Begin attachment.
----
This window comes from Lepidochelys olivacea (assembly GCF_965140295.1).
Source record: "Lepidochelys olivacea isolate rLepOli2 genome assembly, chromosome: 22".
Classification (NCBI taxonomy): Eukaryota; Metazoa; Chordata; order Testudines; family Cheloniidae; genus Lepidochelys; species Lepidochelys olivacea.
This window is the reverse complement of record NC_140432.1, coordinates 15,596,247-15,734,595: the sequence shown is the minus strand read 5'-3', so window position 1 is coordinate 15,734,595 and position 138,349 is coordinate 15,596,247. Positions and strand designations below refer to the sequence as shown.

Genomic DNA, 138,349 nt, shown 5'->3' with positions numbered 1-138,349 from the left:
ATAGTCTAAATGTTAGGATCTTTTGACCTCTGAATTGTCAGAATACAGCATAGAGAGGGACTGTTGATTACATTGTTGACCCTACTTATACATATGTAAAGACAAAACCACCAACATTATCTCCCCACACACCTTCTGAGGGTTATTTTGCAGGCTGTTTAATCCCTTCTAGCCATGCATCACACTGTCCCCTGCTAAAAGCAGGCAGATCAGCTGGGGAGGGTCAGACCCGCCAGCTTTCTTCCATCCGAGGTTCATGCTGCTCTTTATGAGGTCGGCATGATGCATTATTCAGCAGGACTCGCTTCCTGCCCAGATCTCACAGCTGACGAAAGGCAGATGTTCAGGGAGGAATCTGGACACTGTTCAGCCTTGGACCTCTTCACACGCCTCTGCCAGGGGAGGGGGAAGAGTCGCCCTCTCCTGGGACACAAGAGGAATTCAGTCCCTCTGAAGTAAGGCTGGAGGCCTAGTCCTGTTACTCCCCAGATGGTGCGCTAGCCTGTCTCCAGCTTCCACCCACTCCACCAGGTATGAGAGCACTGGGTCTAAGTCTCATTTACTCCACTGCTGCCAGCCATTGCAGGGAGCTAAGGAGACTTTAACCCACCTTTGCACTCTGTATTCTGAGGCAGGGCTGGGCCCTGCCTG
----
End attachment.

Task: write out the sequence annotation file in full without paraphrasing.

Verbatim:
This window comes from Lepidochelys olivacea (assembly GCF_965140295.1).
Source record: "Lepidochelys olivacea isolate rLepOli2 genome assembly, chromosome: 22".
Classification (NCBI taxonomy): Eukaryota; Metazoa; Chordata; order Testudines; family Cheloniidae; genus Lepidochelys; species Lepidochelys olivacea.
This window is the reverse complement of record NC_140432.1, coordinates 15,596,247-15,734,595: the sequence shown is the minus strand read 5'-3', so window position 1 is coordinate 15,734,595 and position 138,349 is coordinate 15,596,247. Positions and strand designations below refer to the sequence as shown.

Genomic DNA, 138,349 nt, shown 5'->3' with positions numbered 1-138,349 from the left:
ATAGTCTAAATGTTAGGATCTTTTGACCTCTGAATTGTCAGAATACAGCATAGAGAGGGACTGTTGATTACATTGTTGACCCTACTTATACATATGTAAAGACAAAACCACCAACATTATCTCCCCACACACCTTCTGAGGGTTATTTTGCAGGCTGTTTAATCCCTTCTAGCCATGCATCACACTGTCCCCTGCTAAAAGCAGGCAGATCAGCTGGGGAGGGTCAGACCCGCCAGCTTTCTTCCATCCGAGGTTCATGCTGCTCTTTATGAGGTCGGCATGATGCATTATTCAGCAGGACTCGCTTCCTGCCCAGATCTCACAGCTGACGAAAGGCAGATGTTCAGGGAGGAATCTGGACACTGTTCAGCCTTGGACCTCTTCACACGCCTCTGCCAGGGGAGGGGGAAGAGTCGCCCTCTCCTGGGACACAAGAGGAATTCAGTCCCTCTGAAGTAAGGCTGGAGGCCTAGTCCTGTTACTCCCCAGATGGTGCGCTAGCCTGTCTCCAGCTTCCACCCACTCCACCAGGTATGAGAGCACTGGGTCTAAGTCTCATTTACTCCACTGCTGCCAGCCATTGCAGGGAGCTAAGGAGACTTTAACCCACCTTTGCACTCTGTATTCTGAGGCAGGGCTGGGCCCTGCCTG